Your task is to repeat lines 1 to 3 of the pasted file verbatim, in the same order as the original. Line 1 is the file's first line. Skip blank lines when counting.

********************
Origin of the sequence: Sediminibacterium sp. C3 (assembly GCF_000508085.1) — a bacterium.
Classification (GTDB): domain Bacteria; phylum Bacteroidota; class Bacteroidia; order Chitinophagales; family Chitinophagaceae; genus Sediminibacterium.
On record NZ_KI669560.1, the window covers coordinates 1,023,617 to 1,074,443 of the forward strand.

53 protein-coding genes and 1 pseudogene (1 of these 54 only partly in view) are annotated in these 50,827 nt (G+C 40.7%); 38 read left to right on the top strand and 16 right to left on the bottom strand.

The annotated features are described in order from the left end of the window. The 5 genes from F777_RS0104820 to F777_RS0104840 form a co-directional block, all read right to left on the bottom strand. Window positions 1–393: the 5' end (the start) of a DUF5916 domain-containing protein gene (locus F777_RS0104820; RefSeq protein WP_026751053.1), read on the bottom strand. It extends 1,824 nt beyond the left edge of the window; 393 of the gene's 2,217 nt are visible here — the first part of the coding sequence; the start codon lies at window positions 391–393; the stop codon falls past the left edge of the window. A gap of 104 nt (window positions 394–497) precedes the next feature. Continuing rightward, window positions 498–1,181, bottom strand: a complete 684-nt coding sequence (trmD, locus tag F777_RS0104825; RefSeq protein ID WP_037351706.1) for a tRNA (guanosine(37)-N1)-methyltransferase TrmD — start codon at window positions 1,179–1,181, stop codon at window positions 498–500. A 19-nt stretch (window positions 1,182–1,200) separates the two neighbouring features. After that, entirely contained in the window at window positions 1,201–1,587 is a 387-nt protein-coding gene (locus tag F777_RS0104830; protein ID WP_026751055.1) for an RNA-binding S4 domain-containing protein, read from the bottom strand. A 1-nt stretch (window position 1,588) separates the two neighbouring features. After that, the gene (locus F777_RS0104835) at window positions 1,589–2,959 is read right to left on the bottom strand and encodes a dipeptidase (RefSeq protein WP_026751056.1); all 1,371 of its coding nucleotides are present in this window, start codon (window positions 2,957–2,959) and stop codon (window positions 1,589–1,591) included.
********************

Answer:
Origin of the sequence: Sediminibacterium sp. C3 (assembly GCF_000508085.1) — a bacterium.
Classification (GTDB): domain Bacteria; phylum Bacteroidota; class Bacteroidia; order Chitinophagales; family Chitinophagaceae; genus Sediminibacterium.
On record NZ_KI669560.1, the window covers coordinates 1,023,617 to 1,074,443 of the forward strand.